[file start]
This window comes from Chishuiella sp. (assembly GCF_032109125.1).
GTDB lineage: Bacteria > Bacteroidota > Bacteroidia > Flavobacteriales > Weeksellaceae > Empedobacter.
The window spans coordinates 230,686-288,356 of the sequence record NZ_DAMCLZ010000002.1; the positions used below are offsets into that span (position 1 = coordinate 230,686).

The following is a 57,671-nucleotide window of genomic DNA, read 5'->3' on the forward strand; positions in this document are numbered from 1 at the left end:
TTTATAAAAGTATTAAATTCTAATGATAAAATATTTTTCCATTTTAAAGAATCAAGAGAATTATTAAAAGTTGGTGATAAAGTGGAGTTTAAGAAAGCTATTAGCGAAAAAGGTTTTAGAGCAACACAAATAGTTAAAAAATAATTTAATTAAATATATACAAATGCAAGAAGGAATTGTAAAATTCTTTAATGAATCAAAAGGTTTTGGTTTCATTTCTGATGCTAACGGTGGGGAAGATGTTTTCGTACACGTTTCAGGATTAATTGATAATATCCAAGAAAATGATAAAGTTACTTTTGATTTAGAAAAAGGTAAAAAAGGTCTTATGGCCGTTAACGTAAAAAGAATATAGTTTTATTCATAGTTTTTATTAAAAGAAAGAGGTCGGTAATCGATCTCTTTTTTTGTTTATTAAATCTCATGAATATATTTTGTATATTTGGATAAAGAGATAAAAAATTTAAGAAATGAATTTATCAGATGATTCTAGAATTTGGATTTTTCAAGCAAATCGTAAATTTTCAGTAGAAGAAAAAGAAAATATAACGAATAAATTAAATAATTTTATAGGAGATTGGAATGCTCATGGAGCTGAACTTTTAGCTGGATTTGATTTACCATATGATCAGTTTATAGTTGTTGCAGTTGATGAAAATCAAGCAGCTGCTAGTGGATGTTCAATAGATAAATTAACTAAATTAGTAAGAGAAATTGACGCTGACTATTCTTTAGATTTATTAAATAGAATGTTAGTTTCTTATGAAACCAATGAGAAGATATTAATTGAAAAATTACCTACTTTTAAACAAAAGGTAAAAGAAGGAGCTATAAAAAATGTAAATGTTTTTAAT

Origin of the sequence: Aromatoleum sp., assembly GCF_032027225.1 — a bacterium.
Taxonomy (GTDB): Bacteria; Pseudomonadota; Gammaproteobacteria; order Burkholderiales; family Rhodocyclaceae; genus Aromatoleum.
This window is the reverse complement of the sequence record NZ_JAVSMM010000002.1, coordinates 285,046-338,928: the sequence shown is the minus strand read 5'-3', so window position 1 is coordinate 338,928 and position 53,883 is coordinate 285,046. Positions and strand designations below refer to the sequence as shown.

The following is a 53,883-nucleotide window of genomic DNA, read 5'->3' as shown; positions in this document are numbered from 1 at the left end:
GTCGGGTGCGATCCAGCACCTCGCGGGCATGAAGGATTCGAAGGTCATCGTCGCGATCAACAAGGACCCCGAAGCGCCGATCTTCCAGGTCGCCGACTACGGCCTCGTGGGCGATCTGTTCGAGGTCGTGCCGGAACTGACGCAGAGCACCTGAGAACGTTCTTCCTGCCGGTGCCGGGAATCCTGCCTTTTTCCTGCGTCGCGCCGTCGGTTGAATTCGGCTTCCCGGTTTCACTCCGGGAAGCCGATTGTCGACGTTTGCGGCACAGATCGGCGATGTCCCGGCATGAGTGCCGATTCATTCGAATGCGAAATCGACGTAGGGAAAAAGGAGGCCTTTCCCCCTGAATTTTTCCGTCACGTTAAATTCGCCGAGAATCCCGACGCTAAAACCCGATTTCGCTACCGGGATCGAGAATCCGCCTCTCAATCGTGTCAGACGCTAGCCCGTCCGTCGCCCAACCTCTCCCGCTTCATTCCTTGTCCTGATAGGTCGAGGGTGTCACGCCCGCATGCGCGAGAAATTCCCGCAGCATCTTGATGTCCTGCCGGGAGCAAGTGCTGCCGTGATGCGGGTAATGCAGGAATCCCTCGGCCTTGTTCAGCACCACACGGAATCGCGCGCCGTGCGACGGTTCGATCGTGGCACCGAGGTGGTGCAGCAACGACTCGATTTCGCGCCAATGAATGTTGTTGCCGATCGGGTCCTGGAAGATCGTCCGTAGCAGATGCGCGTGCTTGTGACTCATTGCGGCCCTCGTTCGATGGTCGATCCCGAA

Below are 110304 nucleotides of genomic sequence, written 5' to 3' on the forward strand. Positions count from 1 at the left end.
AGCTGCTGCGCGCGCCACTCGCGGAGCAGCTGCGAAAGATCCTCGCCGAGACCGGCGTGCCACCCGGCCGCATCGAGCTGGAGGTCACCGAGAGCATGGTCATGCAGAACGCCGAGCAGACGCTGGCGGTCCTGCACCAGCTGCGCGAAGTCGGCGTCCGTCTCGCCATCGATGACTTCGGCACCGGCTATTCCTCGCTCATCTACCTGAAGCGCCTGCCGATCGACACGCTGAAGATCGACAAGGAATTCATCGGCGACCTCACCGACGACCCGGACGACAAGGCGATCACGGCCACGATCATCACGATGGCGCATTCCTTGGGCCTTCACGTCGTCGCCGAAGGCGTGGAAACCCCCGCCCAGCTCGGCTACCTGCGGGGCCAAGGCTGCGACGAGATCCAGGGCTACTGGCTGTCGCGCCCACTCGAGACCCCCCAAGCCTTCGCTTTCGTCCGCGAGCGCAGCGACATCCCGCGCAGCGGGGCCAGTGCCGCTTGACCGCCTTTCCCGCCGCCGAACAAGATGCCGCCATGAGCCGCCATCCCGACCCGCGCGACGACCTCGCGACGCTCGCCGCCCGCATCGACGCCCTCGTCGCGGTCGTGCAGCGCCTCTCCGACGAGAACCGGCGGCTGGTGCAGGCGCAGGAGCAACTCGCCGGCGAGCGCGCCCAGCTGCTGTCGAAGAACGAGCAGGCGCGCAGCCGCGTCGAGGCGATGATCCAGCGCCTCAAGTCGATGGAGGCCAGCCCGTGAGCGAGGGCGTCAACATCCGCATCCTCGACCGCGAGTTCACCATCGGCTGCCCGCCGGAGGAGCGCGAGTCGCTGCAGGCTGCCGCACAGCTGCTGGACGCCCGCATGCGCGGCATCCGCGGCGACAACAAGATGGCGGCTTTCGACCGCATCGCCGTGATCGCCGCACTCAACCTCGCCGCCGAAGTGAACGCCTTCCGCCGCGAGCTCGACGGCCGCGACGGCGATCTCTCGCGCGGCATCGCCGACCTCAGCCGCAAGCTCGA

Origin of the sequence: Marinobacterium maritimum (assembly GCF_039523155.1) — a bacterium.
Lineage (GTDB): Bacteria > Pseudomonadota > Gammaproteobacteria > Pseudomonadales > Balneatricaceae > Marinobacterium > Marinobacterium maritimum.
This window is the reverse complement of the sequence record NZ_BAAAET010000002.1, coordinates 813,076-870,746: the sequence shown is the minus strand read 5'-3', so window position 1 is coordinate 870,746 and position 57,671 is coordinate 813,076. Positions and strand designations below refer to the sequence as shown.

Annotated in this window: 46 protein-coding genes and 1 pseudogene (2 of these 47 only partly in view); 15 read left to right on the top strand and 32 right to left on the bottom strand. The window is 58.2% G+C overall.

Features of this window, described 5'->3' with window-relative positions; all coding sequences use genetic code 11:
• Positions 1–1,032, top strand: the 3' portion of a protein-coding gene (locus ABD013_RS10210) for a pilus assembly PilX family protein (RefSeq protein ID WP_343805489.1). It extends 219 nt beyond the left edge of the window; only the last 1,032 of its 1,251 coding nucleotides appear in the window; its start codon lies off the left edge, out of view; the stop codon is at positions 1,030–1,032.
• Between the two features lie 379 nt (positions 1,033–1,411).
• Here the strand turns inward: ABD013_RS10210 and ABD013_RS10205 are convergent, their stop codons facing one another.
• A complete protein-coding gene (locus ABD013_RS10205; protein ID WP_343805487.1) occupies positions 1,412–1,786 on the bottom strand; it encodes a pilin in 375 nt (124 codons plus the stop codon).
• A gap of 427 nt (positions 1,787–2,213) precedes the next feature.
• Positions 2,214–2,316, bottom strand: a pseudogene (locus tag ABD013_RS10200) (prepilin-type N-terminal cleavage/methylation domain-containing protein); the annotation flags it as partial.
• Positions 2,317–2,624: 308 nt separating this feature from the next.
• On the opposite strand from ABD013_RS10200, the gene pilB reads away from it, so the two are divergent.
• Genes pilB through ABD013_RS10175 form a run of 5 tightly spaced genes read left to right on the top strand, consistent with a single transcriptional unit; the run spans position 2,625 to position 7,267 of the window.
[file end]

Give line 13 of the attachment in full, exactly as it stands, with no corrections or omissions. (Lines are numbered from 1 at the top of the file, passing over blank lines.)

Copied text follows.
Origin of the sequence: Marinobacterium maritimum (assembly GCF_039523155.1) — a bacterium.